Analyzing GST challenges and suggesting taxation support for the Professionally Managed Student Accommodation (PMSA) industry for a swift post-pandemic recovery
New Delhi, 16th December 2020: The ongoing COVID-19 pandemic has had a devastating effect on the student housing industry. With the nationwide closure of all educational institutions across the country, occupancy rates in privately managed student housing facilities has nosedived with students having left for their hometowns in Tier II and III cities. In order to ensure that returning students are safe and the
industry can stage a recovery to pre-pandemic occupancy levels quickly, professionally managed student accommodation (PMSA) operators have been doubling down on safety measures such as regular cleaning, sanitization and disinfection of their premises.
The pandemic struck at a time when the industry had been experiencing nascent success and significant global investor interest with PMSA operators admirably filling the demand gap for student housing in
India. With students likely to return to higher education institutions by March 2021, PMSA housing serves are perhaps the most secure form of accommodation given higher quality hygiene standards and services.
Government support alongside returning occupants will help the industry achieve renewed success over the next fiscal. Specifically, addressing the ambiguous and often high rate of Goods and Services Tax (GST)
imposition is one key industry concern which the government could prioritize to support PMSA operators over the short term.
In this context, the Shared Accommodation Providers Forum of India (SAPFI) in collaboration with commercial real estate services firm Cushman & Wakefield (C&W) have launched their insight paper titled ‘GST & Student Housing: Analyzing Tax Implications for A High Growth Industry’ on December 15th.
The paper attempts to provide an analysis on the implications of GST imposition across varied student housing business models and the rationale for a lower GST rate. Addressing some of the challenges highlighted in the analysis will provide an impetus to the nascent industry and make quality housing more affordable for students. The report with its directional suggestions to the central and state authorities, aims at providing recommendations for a higher degree of “Ease of Doing Business” for the emerging student housing industry.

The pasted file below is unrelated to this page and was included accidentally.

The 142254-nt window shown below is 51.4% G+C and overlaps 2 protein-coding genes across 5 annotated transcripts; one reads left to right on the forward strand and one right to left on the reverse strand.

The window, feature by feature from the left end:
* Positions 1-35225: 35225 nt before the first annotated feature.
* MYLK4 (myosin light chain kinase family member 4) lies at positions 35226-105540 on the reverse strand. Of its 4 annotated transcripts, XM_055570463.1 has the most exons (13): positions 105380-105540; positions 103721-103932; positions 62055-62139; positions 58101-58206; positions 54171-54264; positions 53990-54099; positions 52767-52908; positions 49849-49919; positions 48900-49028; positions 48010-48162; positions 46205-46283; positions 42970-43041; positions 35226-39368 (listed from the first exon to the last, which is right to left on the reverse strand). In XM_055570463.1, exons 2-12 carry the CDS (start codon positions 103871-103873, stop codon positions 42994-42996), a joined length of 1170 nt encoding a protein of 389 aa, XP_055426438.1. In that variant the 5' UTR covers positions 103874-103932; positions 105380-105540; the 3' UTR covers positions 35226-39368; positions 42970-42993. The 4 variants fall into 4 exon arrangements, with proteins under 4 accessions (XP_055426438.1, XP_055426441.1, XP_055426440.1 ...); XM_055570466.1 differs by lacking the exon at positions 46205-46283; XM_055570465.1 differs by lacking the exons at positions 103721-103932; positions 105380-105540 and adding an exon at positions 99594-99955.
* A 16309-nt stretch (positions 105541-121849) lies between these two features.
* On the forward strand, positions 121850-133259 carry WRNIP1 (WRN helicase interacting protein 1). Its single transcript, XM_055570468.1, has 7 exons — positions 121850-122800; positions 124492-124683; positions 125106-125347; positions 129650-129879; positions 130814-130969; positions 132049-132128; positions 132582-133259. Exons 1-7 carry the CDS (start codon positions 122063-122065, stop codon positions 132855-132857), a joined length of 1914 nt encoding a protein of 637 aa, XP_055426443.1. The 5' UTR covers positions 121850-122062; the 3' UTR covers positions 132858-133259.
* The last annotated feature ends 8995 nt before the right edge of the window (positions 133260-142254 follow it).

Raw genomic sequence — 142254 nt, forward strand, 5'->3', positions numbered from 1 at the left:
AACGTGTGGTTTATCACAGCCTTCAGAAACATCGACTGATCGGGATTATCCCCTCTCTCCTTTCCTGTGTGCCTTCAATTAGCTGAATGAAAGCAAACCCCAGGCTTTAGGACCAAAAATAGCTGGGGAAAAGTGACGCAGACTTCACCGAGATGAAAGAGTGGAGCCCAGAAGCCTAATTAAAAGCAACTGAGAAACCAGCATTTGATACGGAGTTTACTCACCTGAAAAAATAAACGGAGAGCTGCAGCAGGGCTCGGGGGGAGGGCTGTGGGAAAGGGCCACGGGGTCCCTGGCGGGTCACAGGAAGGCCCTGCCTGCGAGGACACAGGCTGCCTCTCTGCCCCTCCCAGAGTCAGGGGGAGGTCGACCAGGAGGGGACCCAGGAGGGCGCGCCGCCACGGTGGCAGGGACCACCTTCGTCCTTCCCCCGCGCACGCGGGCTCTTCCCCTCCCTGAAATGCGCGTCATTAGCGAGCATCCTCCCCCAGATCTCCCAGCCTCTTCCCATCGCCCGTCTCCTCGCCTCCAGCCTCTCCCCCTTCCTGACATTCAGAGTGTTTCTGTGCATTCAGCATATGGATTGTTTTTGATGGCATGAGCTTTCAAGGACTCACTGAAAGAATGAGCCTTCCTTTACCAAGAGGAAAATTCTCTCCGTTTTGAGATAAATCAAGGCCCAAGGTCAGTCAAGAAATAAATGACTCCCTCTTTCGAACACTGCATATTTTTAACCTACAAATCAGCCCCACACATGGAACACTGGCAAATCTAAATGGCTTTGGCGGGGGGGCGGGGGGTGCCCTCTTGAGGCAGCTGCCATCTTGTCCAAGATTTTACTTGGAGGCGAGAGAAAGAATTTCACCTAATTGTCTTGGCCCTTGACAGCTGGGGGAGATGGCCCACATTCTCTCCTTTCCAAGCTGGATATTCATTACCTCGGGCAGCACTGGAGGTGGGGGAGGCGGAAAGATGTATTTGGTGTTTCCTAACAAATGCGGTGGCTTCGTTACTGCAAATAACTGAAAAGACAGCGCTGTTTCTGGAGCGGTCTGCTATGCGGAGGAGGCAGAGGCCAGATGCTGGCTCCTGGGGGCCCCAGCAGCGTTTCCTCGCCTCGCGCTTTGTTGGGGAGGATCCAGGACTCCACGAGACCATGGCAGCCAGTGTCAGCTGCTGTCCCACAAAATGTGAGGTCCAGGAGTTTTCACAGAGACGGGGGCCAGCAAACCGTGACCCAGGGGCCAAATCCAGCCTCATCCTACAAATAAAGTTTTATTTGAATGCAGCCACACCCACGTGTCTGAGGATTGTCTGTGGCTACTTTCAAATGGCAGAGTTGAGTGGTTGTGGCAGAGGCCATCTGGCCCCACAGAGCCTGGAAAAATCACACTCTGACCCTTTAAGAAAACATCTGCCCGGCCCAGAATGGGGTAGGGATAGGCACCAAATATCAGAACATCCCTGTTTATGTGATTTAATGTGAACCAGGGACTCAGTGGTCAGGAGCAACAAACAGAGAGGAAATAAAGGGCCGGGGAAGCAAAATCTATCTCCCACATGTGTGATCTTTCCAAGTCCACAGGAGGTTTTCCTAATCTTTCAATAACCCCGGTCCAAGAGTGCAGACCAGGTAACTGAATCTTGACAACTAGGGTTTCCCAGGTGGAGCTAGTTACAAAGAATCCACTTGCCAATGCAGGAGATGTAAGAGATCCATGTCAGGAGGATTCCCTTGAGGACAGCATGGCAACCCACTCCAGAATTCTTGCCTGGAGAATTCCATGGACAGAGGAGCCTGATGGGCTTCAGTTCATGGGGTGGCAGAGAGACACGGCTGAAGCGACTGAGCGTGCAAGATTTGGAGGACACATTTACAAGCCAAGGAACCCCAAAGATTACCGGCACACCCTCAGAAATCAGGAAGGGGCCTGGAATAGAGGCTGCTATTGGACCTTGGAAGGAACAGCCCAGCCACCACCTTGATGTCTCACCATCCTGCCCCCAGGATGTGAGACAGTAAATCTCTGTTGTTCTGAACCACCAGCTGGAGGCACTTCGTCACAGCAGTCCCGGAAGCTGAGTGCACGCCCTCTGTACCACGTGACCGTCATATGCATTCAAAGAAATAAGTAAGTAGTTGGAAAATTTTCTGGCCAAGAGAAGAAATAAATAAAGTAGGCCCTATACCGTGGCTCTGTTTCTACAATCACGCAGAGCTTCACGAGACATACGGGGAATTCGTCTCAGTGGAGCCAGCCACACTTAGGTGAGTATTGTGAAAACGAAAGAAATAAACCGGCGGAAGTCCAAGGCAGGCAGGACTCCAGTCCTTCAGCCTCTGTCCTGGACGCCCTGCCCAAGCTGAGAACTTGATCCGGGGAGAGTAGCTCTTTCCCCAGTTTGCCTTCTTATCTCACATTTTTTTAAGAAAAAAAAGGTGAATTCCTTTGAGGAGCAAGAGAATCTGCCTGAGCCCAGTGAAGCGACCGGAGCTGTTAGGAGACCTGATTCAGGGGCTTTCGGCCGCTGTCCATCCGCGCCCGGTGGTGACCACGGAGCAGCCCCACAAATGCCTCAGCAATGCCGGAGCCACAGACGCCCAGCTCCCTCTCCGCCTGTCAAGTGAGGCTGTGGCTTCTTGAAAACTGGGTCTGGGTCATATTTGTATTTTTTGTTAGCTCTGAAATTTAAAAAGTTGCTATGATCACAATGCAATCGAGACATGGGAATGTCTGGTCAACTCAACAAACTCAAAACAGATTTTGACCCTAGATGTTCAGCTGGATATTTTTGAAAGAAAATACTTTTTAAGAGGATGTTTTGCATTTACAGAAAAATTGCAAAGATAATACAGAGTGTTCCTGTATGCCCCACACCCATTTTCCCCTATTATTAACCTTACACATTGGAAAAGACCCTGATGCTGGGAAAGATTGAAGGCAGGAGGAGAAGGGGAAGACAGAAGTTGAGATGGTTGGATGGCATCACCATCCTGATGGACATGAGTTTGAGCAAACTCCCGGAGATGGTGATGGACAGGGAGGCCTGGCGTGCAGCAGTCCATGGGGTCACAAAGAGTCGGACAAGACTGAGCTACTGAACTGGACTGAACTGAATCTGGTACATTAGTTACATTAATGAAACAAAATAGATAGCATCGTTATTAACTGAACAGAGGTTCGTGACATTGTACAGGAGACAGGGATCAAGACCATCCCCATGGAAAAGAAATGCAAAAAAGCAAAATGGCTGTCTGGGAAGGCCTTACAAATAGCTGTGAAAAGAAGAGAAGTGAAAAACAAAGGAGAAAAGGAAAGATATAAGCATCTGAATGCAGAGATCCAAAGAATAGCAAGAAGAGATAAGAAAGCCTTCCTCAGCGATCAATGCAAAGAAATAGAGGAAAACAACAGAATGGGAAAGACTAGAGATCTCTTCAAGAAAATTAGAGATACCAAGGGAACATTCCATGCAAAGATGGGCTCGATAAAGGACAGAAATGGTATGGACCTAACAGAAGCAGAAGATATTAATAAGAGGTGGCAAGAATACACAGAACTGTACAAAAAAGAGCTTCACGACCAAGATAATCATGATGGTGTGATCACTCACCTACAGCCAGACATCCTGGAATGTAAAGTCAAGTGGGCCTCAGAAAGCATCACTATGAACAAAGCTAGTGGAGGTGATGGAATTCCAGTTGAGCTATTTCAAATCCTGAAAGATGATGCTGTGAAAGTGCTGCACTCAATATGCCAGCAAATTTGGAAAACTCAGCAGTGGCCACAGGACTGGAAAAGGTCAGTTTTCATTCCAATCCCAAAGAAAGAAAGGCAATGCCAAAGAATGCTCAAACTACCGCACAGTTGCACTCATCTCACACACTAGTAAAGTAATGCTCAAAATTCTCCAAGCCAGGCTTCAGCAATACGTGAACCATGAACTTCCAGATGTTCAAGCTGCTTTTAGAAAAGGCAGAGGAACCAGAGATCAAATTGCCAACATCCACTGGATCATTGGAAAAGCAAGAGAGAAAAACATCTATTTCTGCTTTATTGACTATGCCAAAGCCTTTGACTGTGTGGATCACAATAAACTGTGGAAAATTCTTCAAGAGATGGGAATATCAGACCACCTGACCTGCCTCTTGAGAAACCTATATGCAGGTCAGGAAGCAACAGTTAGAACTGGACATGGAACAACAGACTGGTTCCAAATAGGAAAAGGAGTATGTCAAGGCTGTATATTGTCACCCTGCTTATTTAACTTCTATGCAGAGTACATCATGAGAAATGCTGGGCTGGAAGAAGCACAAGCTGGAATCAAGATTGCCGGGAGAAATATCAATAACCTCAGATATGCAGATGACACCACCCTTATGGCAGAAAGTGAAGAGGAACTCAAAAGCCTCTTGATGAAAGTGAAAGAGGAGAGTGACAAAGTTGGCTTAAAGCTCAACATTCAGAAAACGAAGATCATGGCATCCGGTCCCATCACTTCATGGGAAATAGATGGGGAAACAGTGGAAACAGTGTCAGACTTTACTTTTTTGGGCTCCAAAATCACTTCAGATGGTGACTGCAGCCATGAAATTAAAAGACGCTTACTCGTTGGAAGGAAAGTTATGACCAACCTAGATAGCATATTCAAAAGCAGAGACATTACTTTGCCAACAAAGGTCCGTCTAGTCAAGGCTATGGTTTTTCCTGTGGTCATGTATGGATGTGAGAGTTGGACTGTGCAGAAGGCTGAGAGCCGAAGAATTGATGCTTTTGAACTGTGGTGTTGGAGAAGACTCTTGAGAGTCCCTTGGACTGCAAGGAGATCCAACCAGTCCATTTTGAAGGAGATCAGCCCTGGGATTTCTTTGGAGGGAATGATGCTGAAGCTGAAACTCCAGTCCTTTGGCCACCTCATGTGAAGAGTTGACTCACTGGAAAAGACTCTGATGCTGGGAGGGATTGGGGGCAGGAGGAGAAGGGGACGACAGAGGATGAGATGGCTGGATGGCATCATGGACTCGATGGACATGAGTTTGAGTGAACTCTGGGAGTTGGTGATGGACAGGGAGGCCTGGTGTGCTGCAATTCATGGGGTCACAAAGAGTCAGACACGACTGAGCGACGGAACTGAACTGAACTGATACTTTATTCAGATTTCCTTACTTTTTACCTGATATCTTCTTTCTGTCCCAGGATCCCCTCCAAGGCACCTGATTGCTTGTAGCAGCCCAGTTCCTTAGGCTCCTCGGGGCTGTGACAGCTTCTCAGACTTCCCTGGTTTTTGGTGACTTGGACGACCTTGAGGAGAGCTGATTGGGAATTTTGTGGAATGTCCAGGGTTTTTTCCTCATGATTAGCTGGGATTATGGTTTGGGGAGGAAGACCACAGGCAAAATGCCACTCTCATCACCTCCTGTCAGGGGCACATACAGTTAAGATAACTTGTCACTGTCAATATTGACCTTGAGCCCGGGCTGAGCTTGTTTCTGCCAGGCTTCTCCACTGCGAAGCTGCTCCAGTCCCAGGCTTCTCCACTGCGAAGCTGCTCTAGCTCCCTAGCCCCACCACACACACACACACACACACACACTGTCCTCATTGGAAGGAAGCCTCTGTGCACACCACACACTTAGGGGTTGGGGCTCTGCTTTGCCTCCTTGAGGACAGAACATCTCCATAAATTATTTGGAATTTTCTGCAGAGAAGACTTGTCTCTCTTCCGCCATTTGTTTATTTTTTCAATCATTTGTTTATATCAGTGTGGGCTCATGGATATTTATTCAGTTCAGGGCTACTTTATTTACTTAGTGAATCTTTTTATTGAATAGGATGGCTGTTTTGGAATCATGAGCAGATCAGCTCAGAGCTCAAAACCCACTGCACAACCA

“The pandemic has adversely impacted the nascent PMSA industry which was a bright spot among real estate asset classes in recent years. Our operator members are expecting peak in demand for 2021, especially with the changing consumer preference toward safe and secure accommodation along with strict hygiene protocol. The sector has the potential to create startup unicorns which will contribute to
government’s vision for the startup community to build economy and society. But this requires support from the government in the form of sectoral categorization of the sector and an industry-friendly taxation structure,” said Kaushal Mahan, Convener, SAPFI.
Rohan Sharma, Director, Research Services, C&W India, who is also the lead author of the report said, “With its growth potential, the PMSA sector can do with all the regulatory and policy support it can get. While in the first instance, clarity on the GST imposition would be extremely helpful, our analysis also shows that there are distinctly positive potential impacts whilst considering the rationale for lower GST rates for this asset class. As a sub-segment of the rental accommodation sector, recognition under the Model Tenancy Act as a distinct asset class and being allowed to operate purely on market dynamics would create long-term stakeholder value for the sector. We believe a collaborative approach between the private operators and the government would make this a win-win situation and allow the PMSA industry to realize its true potential.”
• Along with its primary objective of enhancing the education experience of migrant students, the student housing industry also facilitates the generation of employment opportunities across multiple sub-sectors.
• The industry, which has recorded a rapid growth momentum with 25+ startups operating across 26 Tier 1 and Tier 2 cities, will receive a further boost in operational expansion with a lower single rate of taxation.
• Currently, while varying GST rates are applicable on operations across different Student Housing business models, exemptions and applicability differ as well. For example, in a ‘management contract’, GST is exempted for unit rent under INR1,000/day while GST is paid by a Student Housing provider to the property owner at 18% on property management services. A ‘pure lease model’ sees a property owner paying GST at 18% on rental income from commercial use of property that exceeds INR 20 lakh per annum while GST is exempted on accommodation services provided by a Student Housing operator to the tenant.
• Furthermore, with GST being applicable at varying rates on allied services that are offered with the accommodation unit, the tax burden has to be borne by the students.
• The study also highlights the ambiguous applicability of Clause 1 and 2a/2b of Schedule II of the CGST Act, 2017 on the Student Housing sector and the importance of a clarification on the status granted to the sector in terms of exemptions.
• The paper also undertakes a qualitative assessment of the implication of a uniform 5% vs 18% GST rate imposition and highlights the future growth prospects associated with a lower tax rate.